Science films

Most plankton are too small to be seen with the naked eye. But despite their size, they are vital in marine and freshwater ecosystems, serving as food for larger animals and as oxygen producers in the ocean’s carbon cycle. Microscopy has made it possible to photograph these tiny creatures in the lab, but capturing their behavior in their natural environment has been impossible—until now. Researchers in San Diego are developing the world’s first underwater video microscope, capable of imaging these miniscule organisms in 3D. When plankton are swept into the submersible microscope’s collection chamber, multiple cameras reveal the minute life-forms floating inside. These never-before-seen views of living plankton are a missing piece of the puzzle for scientists who study life in water. Observing activity on a microscopic scale will inform the bigger picture of interactions among creatures of all sizes in oceans, lakes, and rivers around the world.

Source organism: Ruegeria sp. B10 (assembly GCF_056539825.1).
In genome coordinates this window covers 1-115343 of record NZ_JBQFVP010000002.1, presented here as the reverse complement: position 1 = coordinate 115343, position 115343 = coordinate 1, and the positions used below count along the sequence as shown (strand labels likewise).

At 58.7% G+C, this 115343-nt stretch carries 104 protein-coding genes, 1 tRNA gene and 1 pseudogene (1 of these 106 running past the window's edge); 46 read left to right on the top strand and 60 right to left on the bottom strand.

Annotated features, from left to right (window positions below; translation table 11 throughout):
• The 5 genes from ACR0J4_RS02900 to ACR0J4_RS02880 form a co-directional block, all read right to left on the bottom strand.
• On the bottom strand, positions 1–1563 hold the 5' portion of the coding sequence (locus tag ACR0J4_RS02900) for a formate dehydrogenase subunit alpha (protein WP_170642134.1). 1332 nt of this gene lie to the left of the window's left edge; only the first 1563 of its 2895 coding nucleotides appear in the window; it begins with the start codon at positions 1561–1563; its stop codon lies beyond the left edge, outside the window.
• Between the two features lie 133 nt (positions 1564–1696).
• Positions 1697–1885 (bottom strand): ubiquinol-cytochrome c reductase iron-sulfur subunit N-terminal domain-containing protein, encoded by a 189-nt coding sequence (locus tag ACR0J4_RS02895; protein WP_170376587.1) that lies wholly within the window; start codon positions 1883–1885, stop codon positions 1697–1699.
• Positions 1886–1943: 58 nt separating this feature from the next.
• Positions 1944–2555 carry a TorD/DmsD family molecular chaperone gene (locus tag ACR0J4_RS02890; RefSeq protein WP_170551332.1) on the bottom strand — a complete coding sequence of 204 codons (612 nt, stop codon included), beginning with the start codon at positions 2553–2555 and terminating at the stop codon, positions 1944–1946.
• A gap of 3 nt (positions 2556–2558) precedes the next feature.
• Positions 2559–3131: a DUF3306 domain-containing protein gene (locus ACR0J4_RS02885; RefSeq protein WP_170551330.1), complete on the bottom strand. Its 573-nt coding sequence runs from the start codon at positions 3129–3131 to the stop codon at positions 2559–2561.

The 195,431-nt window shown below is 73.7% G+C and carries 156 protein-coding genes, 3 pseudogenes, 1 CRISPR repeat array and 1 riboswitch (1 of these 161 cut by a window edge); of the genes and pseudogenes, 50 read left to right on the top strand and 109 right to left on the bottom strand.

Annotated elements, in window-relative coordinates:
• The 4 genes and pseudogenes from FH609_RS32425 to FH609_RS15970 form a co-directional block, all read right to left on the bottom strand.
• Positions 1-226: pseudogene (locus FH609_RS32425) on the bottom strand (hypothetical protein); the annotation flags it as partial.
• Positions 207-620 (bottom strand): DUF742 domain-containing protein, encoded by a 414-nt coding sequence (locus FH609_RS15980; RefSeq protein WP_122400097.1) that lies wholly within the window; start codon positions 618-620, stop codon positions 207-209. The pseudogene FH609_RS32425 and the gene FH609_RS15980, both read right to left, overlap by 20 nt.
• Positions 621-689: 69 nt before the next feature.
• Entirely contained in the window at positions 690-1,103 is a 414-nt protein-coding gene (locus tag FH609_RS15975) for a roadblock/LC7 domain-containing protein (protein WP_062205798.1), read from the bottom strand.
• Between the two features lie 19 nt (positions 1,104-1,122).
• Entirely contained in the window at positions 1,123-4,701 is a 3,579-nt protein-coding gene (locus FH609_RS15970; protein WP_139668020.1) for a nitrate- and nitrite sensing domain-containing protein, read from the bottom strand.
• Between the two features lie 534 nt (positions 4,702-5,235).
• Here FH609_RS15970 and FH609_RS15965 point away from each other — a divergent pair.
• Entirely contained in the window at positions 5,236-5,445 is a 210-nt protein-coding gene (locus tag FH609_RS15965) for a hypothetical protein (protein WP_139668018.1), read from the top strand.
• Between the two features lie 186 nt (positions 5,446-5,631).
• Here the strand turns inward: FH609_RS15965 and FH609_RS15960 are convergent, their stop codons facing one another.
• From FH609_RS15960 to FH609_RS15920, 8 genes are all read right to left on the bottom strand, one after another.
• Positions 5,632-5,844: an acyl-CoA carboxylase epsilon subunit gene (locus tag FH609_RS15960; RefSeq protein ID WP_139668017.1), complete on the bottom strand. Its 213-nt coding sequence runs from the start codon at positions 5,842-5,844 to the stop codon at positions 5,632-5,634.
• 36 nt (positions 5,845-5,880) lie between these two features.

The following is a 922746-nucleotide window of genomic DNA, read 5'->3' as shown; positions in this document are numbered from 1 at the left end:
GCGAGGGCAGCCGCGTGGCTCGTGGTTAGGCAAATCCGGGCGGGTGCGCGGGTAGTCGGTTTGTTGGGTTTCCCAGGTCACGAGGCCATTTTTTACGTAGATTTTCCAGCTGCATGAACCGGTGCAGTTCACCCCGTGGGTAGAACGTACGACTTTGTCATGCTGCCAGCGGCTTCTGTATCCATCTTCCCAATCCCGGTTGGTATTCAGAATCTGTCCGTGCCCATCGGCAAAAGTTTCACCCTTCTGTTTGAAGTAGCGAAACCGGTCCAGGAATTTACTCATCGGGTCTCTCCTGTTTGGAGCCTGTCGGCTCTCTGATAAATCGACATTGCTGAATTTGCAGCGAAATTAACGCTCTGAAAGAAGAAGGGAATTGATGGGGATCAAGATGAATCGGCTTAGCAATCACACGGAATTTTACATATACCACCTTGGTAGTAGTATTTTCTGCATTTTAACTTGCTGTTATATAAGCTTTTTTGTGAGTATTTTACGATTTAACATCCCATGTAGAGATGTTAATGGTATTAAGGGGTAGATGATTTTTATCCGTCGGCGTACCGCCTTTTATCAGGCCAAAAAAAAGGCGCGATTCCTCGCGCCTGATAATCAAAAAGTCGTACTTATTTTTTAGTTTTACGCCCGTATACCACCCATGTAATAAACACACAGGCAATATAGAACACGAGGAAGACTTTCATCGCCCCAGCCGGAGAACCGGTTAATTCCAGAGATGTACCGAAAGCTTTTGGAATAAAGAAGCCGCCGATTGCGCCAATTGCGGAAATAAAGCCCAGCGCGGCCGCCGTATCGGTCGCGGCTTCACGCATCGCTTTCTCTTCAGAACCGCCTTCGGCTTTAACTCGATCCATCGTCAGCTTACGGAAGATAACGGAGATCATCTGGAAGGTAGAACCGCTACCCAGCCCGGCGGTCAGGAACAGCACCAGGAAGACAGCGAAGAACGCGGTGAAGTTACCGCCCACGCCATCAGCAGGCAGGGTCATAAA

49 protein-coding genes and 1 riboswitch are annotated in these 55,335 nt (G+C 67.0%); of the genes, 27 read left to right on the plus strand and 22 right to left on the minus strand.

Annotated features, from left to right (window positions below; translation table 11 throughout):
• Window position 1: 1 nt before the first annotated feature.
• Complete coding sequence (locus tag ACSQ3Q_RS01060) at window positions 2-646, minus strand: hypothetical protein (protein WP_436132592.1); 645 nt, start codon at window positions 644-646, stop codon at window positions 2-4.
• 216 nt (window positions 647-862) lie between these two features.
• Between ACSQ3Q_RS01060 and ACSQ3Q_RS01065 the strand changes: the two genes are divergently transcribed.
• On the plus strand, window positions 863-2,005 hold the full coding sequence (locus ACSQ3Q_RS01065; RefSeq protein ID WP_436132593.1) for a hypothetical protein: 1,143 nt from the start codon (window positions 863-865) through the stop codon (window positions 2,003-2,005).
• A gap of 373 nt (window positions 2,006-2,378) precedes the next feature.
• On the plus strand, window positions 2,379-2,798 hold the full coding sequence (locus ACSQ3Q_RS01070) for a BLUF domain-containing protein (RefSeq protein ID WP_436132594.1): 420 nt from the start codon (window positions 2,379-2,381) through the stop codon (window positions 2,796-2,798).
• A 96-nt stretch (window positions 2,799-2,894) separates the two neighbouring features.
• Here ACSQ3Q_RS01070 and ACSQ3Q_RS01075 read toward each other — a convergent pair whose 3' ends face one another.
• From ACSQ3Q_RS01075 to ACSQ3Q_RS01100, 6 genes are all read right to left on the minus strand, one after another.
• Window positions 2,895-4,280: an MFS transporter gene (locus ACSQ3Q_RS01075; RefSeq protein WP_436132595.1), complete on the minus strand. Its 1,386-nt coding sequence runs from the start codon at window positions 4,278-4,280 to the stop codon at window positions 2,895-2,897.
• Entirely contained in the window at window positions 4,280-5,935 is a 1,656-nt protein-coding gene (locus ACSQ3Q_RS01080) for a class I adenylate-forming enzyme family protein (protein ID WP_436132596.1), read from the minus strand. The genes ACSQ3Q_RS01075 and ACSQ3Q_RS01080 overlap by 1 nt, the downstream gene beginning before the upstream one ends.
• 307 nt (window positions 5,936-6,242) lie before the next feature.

Related Links

The Secret Life of Plankton

Jaffe Laboratory for Underwater Imaging

Copepod: A Global Plankton Database

Cooperative Zooplankton Database

Census of Marine Zooplankton

An Image-based Key to the Zooplankton of the Northeast

The Plankton Chronicles


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